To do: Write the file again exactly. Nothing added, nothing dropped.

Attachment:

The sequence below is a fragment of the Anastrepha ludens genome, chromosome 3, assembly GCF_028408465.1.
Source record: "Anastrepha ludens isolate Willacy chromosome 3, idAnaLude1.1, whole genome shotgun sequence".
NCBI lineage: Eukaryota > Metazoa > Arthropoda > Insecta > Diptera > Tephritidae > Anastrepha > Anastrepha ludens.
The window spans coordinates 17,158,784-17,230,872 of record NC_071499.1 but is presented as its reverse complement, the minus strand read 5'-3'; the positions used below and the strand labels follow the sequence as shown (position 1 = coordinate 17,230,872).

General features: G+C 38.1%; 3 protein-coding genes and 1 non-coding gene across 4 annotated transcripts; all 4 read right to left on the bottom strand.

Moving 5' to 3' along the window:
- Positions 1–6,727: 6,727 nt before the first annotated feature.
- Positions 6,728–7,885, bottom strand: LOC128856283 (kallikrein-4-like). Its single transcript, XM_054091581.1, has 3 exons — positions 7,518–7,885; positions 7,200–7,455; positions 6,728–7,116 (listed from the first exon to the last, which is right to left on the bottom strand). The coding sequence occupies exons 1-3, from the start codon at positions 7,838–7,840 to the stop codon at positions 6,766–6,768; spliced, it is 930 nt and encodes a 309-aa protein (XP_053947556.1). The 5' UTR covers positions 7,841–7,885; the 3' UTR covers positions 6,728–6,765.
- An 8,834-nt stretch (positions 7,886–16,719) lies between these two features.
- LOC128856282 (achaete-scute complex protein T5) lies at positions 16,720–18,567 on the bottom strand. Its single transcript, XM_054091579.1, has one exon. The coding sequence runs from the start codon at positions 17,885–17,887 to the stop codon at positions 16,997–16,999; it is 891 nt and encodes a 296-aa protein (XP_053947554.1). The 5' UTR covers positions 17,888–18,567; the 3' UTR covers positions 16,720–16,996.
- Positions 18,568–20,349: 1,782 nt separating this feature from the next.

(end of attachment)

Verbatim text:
The sequence below is a fragment of the Anastrepha ludens genome, chromosome 3, assembly GCF_028408465.1.
Source record: "Anastrepha ludens isolate Willacy chromosome 3, idAnaLude1.1, whole genome shotgun sequence".
NCBI lineage: Eukaryota > Metazoa > Arthropoda > Insecta > Diptera > Tephritidae > Anastrepha > Anastrepha ludens.
The window spans coordinates 17,158,784-17,230,872 of record NC_071499.1 but is presented as its reverse complement, the minus strand read 5'-3'; the positions used below and the strand labels follow the sequence as shown (position 1 = coordinate 17,230,872).

General features: G+C 38.1%; 3 protein-coding genes and 1 non-coding gene across 4 annotated transcripts; all 4 read right to left on the bottom strand.

Moving 5' to 3' along the window:
- Positions 1–6,727: 6,727 nt before the first annotated feature.
- Positions 6,728–7,885, bottom strand: LOC128856283 (kallikrein-4-like). Its single transcript, XM_054091581.1, has 3 exons — positions 7,518–7,885; positions 7,200–7,455; positions 6,728–7,116 (listed from the first exon to the last, which is right to left on the bottom strand). The coding sequence occupies exons 1-3, from the start codon at positions 7,838–7,840 to the stop codon at positions 6,766–6,768; spliced, it is 930 nt and encodes a 309-aa protein (XP_053947556.1). The 5' UTR covers positions 7,841–7,885; the 3' UTR covers positions 6,728–6,765.
- An 8,834-nt stretch (positions 7,886–16,719) lies between these two features.
- LOC128856282 (achaete-scute complex protein T5) lies at positions 16,720–18,567 on the bottom strand. Its single transcript, XM_054091579.1, has one exon. The coding sequence runs from the start codon at positions 17,885–17,887 to the stop codon at positions 16,997–16,999; it is 891 nt and encodes a 296-aa protein (XP_053947554.1). The 5' UTR covers positions 17,888–18,567; the 3' UTR covers positions 16,720–16,996.
- Positions 18,568–20,349: 1,782 nt separating this feature from the next.